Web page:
Purr-Fect Love by prettybluebirds
While throwing hay down for the cows one morning, I heard a plaintive mewing. I searched for the source of the cries and found two little kittens huddled in the far corner of the hayloft. I noticed first their unusual coloring; white with black tails, ears, and legs; much like a Himalayan cat. Bright blue eyes peered out from the long silky hair covering their bodies. But these beautiful creatures appeared to be dying. With no mother in sight to give them milk; they could barely move for lack of nourishment. Feeble movements and weak cries tugged at my heart.They needed help fast.
I finished feeding the cows and carried the babies up to the house. Fortunately, I kept some cat milk replacer on hand for emergencies such as this. It wasn't the first time I found kittens in need of help. I was determined to get all these barn cats spayed and neutered as soon as possible. I was spaying the females as fast as I could afford it at the time.
The tiny animals were so weak I fed them with a medicine dropper, one drop at a time. Then I placed them in a box with a heating pad turned on low. Now it was up to nature and God. There was nothing more I could do.
The next morning I was pleased to find the two little ones crawling around and hollering for their breakfast. Sure enough, they would make it now. Later, I would take them to the veterinarian for shots and maybe find homes for them. My heart filled with joy knowing they would live.
The kittens thrived and were soon chasing each other around the house and offending my three older cats-Bridgette, Princess, and Girl. The three seniors were deeply insulted by the arrival of the brother and sister as the antics of the two young ones irritated them to no end. I knew I needed to find homes for the two babies but it was hard. There is something about raising an animal by hand that binds a person to them. Yet, I could only keep so many cats in the house. I began to search for someone worthy of my kits.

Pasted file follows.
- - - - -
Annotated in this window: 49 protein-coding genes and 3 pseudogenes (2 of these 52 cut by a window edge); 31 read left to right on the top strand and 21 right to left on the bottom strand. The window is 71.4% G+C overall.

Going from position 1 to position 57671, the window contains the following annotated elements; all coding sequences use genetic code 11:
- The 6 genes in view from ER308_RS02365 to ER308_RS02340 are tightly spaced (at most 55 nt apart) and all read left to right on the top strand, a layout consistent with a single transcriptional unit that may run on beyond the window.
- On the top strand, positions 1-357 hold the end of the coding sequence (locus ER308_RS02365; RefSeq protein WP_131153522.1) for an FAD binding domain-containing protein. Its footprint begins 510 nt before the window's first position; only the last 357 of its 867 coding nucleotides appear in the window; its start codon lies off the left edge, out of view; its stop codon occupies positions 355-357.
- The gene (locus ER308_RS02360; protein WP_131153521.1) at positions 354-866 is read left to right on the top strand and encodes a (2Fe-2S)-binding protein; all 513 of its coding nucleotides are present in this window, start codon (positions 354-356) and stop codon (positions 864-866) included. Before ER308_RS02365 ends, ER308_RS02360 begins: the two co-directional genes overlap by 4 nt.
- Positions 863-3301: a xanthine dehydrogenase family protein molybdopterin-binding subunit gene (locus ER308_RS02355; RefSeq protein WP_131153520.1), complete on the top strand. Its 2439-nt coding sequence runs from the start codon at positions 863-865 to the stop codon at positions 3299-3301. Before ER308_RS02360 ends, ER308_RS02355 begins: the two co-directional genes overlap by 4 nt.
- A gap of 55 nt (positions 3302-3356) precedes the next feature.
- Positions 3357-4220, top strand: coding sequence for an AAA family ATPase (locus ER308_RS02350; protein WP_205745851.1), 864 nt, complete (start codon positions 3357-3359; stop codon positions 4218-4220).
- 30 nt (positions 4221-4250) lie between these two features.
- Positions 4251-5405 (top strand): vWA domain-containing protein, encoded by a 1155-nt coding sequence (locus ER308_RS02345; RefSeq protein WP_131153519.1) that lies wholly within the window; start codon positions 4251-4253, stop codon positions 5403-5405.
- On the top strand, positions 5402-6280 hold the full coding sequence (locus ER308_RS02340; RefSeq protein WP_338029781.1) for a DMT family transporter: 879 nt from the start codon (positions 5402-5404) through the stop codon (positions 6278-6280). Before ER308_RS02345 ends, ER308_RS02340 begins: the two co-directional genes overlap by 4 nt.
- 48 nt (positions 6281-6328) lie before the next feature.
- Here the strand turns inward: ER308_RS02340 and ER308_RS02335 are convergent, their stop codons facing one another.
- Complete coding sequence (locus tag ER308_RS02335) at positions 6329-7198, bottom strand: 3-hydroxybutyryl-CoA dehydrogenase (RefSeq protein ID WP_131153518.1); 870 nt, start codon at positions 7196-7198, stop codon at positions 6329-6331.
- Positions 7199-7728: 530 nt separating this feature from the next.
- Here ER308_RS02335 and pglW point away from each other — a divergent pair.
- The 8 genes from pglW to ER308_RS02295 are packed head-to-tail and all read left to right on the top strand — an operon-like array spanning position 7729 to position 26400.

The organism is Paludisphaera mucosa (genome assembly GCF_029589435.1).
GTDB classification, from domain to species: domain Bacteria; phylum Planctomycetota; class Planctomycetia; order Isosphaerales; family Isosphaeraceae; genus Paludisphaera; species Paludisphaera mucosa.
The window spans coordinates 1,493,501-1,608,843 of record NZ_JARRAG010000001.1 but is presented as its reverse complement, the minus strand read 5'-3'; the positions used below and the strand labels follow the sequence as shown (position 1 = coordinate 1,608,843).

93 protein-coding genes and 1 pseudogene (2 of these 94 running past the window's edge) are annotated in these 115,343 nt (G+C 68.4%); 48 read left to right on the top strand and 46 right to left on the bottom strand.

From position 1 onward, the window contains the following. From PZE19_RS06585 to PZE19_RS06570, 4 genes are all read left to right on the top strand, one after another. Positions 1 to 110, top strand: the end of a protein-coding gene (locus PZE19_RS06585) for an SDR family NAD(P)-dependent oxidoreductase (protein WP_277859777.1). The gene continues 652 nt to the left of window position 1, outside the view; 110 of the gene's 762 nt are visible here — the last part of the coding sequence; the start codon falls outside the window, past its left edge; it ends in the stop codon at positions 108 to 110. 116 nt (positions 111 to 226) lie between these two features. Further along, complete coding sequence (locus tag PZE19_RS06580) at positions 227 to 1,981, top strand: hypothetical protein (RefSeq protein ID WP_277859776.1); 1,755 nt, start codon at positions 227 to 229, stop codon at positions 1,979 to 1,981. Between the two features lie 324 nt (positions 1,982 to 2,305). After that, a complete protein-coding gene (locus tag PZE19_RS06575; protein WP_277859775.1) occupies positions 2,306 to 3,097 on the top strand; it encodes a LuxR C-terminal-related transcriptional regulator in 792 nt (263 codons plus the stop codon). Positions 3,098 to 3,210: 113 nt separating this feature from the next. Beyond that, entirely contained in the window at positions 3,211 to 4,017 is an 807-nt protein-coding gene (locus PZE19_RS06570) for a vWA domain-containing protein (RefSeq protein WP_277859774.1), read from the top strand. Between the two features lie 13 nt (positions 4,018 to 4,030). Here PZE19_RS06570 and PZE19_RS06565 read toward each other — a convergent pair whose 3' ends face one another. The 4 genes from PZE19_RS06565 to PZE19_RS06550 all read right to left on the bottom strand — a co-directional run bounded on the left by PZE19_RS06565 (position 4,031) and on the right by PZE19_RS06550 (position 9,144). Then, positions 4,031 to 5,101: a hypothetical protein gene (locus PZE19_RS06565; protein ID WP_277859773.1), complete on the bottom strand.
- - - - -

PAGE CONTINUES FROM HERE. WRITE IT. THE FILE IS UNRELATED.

Finally, a lady came who met my criteria. She was kind, caring, and definitely a cat person. Unfortunately, she only wanted one kitten and she chose the boy. While I hated to see him go, I knew he would be loved. This left me with the girl to place or keep. I couldn't face another farewell so I decided to keep her. The three older girls would have to get used to a child around the house. I named her Zip because that's how she traveled from one point to another...Zip!
It wasn't long before I noticed Zip was different from other cats. If children or strangers came to our house my older cats found the nearest hiding place. Not so with Zip. If a child came through the door Zip would run to greet him or her. She didn't care if they carried her upside down or pulled her tail. Zip loved children or any new person she met and she couldn't imagine anyone not loving her in return. She never realized there were some folks who did not like cats.
This is an unusual way for a cat to act. Most cats are very aloof and private animals. Cats most generally choose one person to bless with their love and the rest of the world can go to hell. This is known as cattitude.
It was a couple of years after Zip came into my life when I started visiting my 99-year- old Aunt Grace in a nursing home. Aunt Grace had just recently made the decision to move from her sister's home and into the nursing home as she needed more care than her sister could provide for her.